I have noticed that the divers we most need to see posting on this thread have not (for the most part). To prevent newbies and less experienced divers from pushing to unrealistic depths and times and getting hurt or dead on the way. It is important for those of you who dive shallow for short times to post a reply here(anyone reading this who just told themself they could never post here.... I am asking you to post a reply and probably save a life by sharing useful info).

Icarus, thank you for realigning the conversation. Bragging is fun, and it is not useful information for our community.


Back on my horse

Thanks Octo.

I agree that this forum, as indeed diving in general, needs to hear from the new and less experienced diver. Even more so, we as the diving community need to posture less; that yeah, when you get to a point in your experience that you want or need to explore and expand, fine, you've had enough time to get washed over, beat up and just plain wiped enough to appreciate it. Not just leap from your cert class or manly magazine and assume that because others can, you should. This worry goes back to a thread I started when I first found Deeper Blue, the question of freediving as a fad. That thread and this, as well as others have introduced me to a good group of people that by and large, all feel the same- that being that we love this thing that we do and want to see others enjoy it too- safely and without negative impact on the resource.

I mean face it, this sport is just as much about sitting around and bullshitting as it is actually diving. Meeting others with different gear you may have seen or heard about, alterations that you might want to make, styles up the wazzoo... And that's a fine and fun way to learn. And THAT in itself is an aspect of freediving that I think is just now being touted through courses and arenas such as this, and there needs to be more- that the learning is in itself a major component and can indeed be the major reason to do it. To explore your boundries, your talents and your psyche in an environment so amenable to that exploration. Trouble is that that same environment can be a lover and a Mother-In-Law...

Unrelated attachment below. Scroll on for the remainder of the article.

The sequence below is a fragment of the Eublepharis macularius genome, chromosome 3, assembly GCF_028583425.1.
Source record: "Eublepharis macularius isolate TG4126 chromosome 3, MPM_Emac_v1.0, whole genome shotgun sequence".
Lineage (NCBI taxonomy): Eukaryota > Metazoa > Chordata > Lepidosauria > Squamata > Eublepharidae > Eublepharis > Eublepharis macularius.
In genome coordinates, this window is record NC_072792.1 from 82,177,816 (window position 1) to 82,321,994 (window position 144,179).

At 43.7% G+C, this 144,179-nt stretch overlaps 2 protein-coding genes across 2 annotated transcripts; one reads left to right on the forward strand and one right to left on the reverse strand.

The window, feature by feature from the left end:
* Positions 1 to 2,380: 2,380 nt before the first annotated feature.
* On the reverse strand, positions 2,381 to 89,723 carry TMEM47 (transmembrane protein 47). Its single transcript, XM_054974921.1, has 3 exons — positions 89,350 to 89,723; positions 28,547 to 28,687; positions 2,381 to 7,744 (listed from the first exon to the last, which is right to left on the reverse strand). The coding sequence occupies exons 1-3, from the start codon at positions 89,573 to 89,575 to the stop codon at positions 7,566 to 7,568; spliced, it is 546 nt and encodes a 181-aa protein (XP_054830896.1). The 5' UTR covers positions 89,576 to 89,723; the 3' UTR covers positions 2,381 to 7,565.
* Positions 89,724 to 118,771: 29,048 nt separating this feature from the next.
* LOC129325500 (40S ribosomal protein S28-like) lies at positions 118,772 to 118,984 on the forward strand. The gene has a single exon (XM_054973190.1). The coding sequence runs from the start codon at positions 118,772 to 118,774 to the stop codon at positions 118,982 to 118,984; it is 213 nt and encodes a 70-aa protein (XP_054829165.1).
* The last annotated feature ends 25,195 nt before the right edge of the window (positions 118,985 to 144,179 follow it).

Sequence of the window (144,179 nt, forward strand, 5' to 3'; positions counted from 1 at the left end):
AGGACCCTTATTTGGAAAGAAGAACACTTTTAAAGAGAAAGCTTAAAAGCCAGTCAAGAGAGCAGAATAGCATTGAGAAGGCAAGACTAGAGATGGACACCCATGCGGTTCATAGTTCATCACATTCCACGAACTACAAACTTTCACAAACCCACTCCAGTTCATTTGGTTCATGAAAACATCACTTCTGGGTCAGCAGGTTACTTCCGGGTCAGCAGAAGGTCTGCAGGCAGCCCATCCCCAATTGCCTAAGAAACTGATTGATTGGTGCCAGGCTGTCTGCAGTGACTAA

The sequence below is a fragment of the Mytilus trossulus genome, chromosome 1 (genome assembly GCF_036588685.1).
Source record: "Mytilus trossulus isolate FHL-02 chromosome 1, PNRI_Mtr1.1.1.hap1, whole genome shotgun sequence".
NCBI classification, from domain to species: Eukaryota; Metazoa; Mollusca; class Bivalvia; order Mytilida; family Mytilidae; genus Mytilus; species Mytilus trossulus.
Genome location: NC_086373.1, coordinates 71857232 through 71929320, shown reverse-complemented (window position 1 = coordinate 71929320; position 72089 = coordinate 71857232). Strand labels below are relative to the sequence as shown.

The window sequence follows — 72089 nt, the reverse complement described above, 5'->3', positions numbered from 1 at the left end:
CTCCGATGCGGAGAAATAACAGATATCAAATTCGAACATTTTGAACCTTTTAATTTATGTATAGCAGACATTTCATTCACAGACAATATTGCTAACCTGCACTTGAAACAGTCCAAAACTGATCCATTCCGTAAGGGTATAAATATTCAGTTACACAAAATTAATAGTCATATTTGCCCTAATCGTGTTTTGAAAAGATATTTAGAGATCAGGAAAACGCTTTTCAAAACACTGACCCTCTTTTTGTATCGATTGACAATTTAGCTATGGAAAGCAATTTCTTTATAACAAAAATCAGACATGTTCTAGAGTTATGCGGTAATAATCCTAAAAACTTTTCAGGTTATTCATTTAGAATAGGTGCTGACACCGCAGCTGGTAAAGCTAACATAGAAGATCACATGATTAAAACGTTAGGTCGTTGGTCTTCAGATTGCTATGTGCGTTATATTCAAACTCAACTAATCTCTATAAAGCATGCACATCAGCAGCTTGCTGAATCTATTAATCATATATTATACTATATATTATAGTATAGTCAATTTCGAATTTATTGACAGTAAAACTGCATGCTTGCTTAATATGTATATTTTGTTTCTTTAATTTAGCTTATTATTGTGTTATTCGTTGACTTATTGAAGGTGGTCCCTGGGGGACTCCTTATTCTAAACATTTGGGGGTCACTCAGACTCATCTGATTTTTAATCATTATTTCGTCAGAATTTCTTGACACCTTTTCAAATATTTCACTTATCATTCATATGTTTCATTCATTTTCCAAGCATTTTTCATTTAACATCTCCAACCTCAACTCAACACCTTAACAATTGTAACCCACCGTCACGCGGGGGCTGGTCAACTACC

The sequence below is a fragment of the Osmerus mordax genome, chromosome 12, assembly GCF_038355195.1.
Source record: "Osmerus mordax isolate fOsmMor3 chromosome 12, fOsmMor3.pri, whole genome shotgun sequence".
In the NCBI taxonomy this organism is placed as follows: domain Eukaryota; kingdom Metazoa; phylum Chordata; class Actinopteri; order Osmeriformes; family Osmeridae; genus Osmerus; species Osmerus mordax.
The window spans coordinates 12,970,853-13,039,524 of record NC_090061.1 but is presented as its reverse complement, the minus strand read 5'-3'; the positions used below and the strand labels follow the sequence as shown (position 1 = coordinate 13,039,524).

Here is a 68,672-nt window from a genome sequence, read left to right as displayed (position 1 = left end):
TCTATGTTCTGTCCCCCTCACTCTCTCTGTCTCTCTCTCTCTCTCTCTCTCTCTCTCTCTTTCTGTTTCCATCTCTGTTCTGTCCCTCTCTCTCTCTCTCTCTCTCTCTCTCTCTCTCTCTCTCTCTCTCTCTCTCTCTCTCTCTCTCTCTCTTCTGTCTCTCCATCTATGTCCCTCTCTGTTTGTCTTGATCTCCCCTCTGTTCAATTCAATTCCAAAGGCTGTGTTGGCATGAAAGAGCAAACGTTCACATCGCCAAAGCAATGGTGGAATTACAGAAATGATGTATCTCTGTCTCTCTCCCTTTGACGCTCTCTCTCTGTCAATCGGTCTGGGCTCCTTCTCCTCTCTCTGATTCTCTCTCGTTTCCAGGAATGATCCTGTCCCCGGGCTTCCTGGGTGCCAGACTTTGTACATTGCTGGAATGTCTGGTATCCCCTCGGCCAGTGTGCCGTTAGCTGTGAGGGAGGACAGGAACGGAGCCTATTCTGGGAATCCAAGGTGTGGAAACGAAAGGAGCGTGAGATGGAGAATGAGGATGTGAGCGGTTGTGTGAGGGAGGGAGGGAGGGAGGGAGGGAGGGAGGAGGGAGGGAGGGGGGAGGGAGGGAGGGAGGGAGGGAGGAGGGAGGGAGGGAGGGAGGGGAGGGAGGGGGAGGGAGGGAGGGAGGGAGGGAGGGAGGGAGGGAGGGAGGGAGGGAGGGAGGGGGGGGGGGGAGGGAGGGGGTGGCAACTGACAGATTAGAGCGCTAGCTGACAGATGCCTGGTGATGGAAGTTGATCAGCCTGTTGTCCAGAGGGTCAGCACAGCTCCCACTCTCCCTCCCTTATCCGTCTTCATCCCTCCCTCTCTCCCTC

To this end, I'm making a personal choice to attend a seminar this year and employ some safety aspects to my diving that I've shed, namely having a spotter or buddy monitoring my dive, then doing so for him/her. I left the buddy scene a long time ago, as I couldn't get anybody to keep up (down?) with me. These days with SWB and other stresses that I'm more prone to suffer by my own idiocy and action, I'm feeling just a bit more mortal, and I don't think that that's a bad thing.

needing more newbie posts

I agree that I would like to hear from other guys who aren't quite as experienced as some of you, like myself. I can count the number of real ocean or lake dives that I have made on my fingers, and mostly practice in the pool, getting less than 50 feet in depth so far, about 25-30m dynamic without fins, and about 2 min underwater. The one thing that made me cancel my subscriptions to the dive magazines, including a freediving one, was the fact that in every issue I had to hear for the umpteenth time about Tanya's or Pipin's(for example) latest dive, until I was ready to puke! It's the same names over and over again, and I would like to hear from some of us that aren't record holders, even though the numbers might not sound as spectacular. I am looking for places to go in the Tampa Bay area, especially for beach dives since I don't have a boat, and would be glad to hear of other's experiences in both this area and other areas. Anybody else out there who isn't capable of staying under for 6 minutes?
Newbie Posts